Twelve of the past 13 months have featured above average temperatures.
The last 5 months have been much much warmer than usual and now April is following in that same path.
How long will this pattern linger?
Well, the latest ENSO discussion from NOAA suggests that LaNina has weakened and will transition into neutral conditions going through the spring. Beyond that, weak ElNino conditions are projected to develop this summer and last through the fall. This all translates into an eventual cool down.
Overall, I am expecting this summer to be cooler than the past two. This does not mean that there will not be any hot days. The frequency and intensity of the hot days will be reduced.
Last July was the second hottest July on record with 10 days at 90 degrees or higher which exceeded the average number of 6. On July 22, it reached 103 degrees which tied for the second highest temperature ever recorded in Boston! That should not happen this summer.
I think that we are in for an average to slightly below average summer which makes me happy. It will not be as cool or wet as the summer of 2009.
Meantime, this year has been extremely dry so far with a precipitation deficit approaching 8 inches!
With changing global factors, some improvement in the current drought situation is anticipated. Check out this seasonal drought outlook from the Climate Prediction Center of the National Weather Service.
The good news is that the drought is unlikely to intensify. If all goes well, there could be a decent drought-denting rain event here in New England later this weekend. Details to follow.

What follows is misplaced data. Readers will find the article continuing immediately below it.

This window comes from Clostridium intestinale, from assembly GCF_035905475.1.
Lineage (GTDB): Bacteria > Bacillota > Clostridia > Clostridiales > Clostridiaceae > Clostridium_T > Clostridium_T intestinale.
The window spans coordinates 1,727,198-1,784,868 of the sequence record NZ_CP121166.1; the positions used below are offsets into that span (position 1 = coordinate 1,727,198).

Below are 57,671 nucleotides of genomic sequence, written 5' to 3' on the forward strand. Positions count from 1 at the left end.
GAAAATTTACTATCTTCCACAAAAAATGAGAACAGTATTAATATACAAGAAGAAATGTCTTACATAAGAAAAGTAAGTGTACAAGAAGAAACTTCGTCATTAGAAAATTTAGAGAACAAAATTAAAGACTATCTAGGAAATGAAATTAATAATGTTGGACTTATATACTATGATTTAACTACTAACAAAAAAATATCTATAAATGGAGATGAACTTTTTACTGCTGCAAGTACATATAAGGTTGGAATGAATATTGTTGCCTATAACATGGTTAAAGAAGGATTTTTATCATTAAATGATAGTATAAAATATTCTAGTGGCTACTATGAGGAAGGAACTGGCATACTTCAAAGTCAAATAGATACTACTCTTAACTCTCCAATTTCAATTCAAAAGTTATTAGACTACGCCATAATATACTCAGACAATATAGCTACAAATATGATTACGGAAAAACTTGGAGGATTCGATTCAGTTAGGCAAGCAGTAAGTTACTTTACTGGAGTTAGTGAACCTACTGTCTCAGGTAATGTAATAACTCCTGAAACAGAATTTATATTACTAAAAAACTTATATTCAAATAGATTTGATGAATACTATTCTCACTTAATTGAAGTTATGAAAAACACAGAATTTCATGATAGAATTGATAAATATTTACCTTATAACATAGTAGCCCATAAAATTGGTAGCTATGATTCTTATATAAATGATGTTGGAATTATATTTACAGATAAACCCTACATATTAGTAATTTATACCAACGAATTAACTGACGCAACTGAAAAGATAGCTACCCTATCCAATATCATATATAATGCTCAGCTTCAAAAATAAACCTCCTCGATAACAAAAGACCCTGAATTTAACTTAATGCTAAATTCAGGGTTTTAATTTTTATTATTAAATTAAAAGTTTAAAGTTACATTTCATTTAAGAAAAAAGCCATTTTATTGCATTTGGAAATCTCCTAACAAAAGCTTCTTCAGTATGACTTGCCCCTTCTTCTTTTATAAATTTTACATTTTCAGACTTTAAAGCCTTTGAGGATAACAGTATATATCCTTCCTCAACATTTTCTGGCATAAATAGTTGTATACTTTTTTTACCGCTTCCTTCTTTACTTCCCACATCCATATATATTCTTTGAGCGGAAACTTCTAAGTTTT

In the meantime, we will enjoy a couple of beautiful sunny days through tomorrow.
Early this morning, a bank of high and mid-level clouds is receding southeastward across MA and RI. Sunshine will take over and the temperatures will max out in the lower 70s except along the coast where lighter sea breezes than yesterday will restrict the rise to the upper 50s to middle 60s.
After a drop to the middle 40s to lower 50s tonight, it will warm up to the middle to upper 70s tomorrow except closer to south-facing coastal areas where 60-65 is more realistic. The southerly wind will freshen to 12-28 mph. As this is happening, a cold front will be advancing eastward from the Ohio Valley/Great Lakes tomorrow then across NY/PA Saturday.
This frontal boundary will produce a swath of showers and thunderstorms and some of this action will break into western New England Saturday night into Sunday morning.
Thereafter, the forecast hinges on a package of energy diving southeastward from the upper Mississippi Valley. If it evolves into a potent closed upper level low pressure system, a rapidly intensifying surface storm east of Delmarva will yank deep layer moisture from the tropics and we end up with a soaker to the tune of perhaps 2-4 inches.
That would be so sweet to cut down the fire danger, replenish the reservoirs somewhat, quench the thirst of our lawns and gardens and temporarily kill the pollen count.
This forecast is not etched in stone just yet but the potential is building. Slight shifting of the moist conduit is probable but I am buying the solution of the more reliable prognostic model and hoping it verifies. The surface storm is projected to churn into southern New England late Sunday then wrap northwestward into NY by Monday morning.
Increasing east to northeasterly winds may approach gale force Sunday night with a veering to southerly over southeastern MA. As a result, there could be some minor to perhaps a few pockets of moderate coastal flooding Sunday night.
Leftover showers migrating amidst the storm circulation will linger into Monday. Subsequent forecast cycles in the next 24-48 hours should offer a more defining resolution of this impending beneficial rain.
Todd Gutner will provide an updated scenario later today.
Make it a great day!